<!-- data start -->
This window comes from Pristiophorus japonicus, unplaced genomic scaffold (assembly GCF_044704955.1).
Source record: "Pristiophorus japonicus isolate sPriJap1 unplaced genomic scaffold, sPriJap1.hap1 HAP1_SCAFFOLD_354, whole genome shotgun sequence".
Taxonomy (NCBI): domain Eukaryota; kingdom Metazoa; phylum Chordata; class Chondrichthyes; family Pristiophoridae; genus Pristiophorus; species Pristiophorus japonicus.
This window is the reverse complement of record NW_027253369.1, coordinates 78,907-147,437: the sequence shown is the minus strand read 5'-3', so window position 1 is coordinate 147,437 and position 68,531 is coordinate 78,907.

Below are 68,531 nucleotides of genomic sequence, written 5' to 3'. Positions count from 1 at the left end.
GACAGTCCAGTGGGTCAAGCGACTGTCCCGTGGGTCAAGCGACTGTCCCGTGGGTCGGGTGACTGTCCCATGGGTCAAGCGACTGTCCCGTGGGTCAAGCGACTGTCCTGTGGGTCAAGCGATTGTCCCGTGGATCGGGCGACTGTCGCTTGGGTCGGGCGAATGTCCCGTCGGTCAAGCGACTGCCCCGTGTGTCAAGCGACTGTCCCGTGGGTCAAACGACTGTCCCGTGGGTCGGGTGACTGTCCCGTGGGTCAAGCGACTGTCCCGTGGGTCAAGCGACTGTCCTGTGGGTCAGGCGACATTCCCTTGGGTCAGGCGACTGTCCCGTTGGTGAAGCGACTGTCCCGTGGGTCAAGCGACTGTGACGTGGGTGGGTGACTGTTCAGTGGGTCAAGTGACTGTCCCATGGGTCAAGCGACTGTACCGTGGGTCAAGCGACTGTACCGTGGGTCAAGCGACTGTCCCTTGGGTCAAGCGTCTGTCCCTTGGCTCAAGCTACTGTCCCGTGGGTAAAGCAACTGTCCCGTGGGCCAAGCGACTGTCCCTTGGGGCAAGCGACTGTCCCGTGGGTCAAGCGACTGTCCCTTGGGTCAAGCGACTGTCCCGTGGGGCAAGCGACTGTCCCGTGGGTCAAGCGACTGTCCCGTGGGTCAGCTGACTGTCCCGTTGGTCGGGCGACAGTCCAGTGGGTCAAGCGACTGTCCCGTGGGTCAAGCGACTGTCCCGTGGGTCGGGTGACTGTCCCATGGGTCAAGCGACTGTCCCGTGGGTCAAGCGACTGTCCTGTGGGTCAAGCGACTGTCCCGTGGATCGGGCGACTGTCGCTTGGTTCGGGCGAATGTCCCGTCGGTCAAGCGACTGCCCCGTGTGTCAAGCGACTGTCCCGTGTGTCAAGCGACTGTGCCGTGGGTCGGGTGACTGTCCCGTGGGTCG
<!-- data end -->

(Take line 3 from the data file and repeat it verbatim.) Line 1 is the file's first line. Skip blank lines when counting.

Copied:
Taxonomy (NCBI): domain Eukaryota; kingdom Metazoa; phylum Chordata; class Chondrichthyes; family Pristiophoridae; genus Pristiophorus; species Pristiophorus japonicus.